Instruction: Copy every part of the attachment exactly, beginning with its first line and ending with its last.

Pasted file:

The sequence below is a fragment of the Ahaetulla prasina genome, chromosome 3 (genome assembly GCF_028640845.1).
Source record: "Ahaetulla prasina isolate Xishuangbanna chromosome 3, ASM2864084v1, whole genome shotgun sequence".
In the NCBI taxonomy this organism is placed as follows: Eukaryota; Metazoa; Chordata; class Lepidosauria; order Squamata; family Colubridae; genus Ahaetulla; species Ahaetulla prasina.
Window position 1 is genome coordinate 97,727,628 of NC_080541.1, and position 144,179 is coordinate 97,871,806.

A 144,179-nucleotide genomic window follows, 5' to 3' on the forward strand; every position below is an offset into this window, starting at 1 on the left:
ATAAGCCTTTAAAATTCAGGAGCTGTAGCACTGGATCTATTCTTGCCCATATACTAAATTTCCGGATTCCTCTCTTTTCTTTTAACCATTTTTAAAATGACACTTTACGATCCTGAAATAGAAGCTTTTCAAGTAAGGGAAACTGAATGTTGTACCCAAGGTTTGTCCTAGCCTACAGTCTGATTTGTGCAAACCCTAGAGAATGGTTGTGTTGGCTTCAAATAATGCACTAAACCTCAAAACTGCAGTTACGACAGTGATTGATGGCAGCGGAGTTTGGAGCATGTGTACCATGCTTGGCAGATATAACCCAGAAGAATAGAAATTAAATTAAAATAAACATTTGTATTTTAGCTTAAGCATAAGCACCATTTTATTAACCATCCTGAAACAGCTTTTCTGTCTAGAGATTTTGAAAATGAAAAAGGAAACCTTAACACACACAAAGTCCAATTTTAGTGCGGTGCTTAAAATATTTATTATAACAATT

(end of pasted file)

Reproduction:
The sequence below is a fragment of the Ahaetulla prasina genome, chromosome 3 (genome assembly GCF_028640845.1).
Source record: "Ahaetulla prasina isolate Xishuangbanna chromosome 3, ASM2864084v1, whole genome shotgun sequence".
In the NCBI taxonomy this organism is placed as follows: Eukaryota; Metazoa; Chordata; class Lepidosauria; order Squamata; family Colubridae; genus Ahaetulla; species Ahaetulla prasina.
Window position 1 is genome coordinate 97,727,628 of NC_080541.1, and position 144,179 is coordinate 97,871,806.

A 144,179-nucleotide genomic window follows, 5' to 3' on the forward strand; every position below is an offset into this window, starting at 1 on the left:
ATAAGCCTTTAAAATTCAGGAGCTGTAGCACTGGATCTATTCTTGCCCATATACTAAATTTCCGGATTCCTCTCTTTTCTTTTAACCATTTTTAAAATGACACTTTACGATCCTGAAATAGAAGCTTTTCAAGTAAGGGAAACTGAATGTTGTACCCAAGGTTTGTCCTAGCCTACAGTCTGATTTGTGCAAACCCTAGAGAATGGTTGTGTTGGCTTCAAATAATGCACTAAACCTCAAAACTGCAGTTACGACAGTGATTGATGGCAGCGGAGTTTGGAGCATGTGTACCATGCTTGGCAGATATAACCCAGAAGAATAGAAATTAAATTAAAATAAACATTTGTATTTTAGCTTAAGCATAAGCACCATTTTATTAACCATCCTGAAACAGCTTTTCTGTCTAGAGATTTTGAAAATGAAAAAGGAAACCTTAACACACACAAAGTCCAATTTTAGTGCGGTGCTTAAAATATTTATTATAACAATT